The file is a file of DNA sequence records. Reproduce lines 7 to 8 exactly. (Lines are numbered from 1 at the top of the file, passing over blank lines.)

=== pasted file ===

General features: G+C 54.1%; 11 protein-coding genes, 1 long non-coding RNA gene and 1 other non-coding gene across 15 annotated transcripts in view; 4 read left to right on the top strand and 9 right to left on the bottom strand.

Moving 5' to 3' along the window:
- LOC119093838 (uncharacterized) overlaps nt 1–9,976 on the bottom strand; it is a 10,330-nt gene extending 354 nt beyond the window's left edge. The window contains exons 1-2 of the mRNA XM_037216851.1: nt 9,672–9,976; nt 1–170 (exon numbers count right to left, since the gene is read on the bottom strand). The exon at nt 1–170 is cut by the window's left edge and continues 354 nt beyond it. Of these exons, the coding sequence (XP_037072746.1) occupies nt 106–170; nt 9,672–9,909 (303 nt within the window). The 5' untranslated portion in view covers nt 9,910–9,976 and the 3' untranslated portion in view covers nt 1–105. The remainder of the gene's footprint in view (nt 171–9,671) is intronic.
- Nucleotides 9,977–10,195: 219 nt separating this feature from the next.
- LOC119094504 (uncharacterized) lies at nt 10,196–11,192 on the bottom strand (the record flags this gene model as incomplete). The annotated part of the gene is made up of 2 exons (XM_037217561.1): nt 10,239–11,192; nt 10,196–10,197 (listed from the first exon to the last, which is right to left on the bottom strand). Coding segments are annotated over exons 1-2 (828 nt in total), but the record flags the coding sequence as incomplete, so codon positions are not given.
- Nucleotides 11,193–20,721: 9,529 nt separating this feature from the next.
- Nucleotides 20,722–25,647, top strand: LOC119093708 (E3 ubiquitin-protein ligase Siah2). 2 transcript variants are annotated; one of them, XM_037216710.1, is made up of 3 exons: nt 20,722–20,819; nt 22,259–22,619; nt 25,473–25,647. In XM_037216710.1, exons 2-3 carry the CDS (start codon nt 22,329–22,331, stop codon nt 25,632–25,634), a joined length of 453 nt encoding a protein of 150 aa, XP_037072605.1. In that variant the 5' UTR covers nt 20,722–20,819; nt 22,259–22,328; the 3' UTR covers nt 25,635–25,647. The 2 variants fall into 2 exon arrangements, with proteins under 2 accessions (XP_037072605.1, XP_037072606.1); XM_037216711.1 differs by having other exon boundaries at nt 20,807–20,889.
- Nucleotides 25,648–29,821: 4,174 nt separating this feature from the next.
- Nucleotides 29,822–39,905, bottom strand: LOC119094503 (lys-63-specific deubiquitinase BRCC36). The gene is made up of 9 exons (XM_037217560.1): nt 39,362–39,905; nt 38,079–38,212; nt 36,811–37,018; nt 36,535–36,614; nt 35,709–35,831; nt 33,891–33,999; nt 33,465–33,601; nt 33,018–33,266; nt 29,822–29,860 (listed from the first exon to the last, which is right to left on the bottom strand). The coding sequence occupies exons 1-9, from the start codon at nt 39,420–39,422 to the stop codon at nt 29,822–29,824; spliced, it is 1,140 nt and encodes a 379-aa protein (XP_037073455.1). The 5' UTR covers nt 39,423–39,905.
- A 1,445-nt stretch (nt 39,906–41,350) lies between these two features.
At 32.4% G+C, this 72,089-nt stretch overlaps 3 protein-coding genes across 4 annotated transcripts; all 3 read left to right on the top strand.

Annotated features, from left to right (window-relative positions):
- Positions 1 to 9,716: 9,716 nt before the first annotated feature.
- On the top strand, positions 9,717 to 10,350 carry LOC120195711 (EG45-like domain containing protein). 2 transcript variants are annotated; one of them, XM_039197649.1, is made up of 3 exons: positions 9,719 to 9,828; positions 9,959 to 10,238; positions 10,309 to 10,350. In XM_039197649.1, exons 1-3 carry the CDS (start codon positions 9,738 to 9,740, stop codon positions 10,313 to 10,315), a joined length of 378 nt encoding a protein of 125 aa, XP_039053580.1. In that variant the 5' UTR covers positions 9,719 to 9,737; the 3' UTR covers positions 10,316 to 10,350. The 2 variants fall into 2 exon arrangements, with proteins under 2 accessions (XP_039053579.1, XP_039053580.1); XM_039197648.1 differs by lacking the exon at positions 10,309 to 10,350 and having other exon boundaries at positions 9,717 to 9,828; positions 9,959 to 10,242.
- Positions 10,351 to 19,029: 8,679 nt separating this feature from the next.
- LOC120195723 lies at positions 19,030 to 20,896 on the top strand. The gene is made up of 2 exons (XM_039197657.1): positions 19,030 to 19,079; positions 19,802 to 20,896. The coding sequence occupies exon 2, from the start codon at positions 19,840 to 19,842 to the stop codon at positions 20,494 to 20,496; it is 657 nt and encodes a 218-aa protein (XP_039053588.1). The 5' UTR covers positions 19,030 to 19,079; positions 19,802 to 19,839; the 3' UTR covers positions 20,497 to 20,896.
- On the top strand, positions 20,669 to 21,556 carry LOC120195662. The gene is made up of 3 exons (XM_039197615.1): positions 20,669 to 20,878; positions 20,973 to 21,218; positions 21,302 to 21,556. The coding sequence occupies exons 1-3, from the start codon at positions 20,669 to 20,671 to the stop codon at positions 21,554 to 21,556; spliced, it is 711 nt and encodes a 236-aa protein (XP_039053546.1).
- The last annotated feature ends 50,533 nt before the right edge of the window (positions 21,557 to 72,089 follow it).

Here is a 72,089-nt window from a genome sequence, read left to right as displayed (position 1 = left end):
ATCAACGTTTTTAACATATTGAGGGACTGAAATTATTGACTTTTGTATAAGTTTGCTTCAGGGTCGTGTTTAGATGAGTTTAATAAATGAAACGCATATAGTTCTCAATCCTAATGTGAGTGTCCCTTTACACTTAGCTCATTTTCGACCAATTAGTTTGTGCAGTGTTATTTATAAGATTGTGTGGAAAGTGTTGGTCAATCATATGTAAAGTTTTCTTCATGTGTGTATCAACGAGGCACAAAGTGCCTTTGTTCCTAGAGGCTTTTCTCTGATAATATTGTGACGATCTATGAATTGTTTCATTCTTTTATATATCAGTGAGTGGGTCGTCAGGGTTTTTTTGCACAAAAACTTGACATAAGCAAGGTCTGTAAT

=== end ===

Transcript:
- Nucleotides 20,722–25,647, top strand: LOC119093708 (E3 ubiquitin-protein ligase Siah2). 2 transcript variants are annotated; one of them, XM_037216710.1, is made up of 3 exons: nt 20,722–20,819; nt 22,259–22,619; nt 25,473–25,647. In XM_037216710.1, exons 2-3 carry the CDS (start codon nt 22,329–22,331, stop codon nt 25,632–25,634), a joined length of 453 nt encoding a protein of 150 aa, XP_037072605.1. In that variant the 5' UTR covers nt 20,722–20,819; nt 22,259–22,328; the 3' UTR covers nt 25,635–25,647. The 2 variants fall into 2 exon arrangements, with proteins under 2 accessions (XP_037072605.1, XP_037072606.1); XM_037216711.1 differs by having other exon boundaries at nt 20,807–20,889.
- Nucleotides 25,648–29,821: 4,174 nt separating this feature from the next.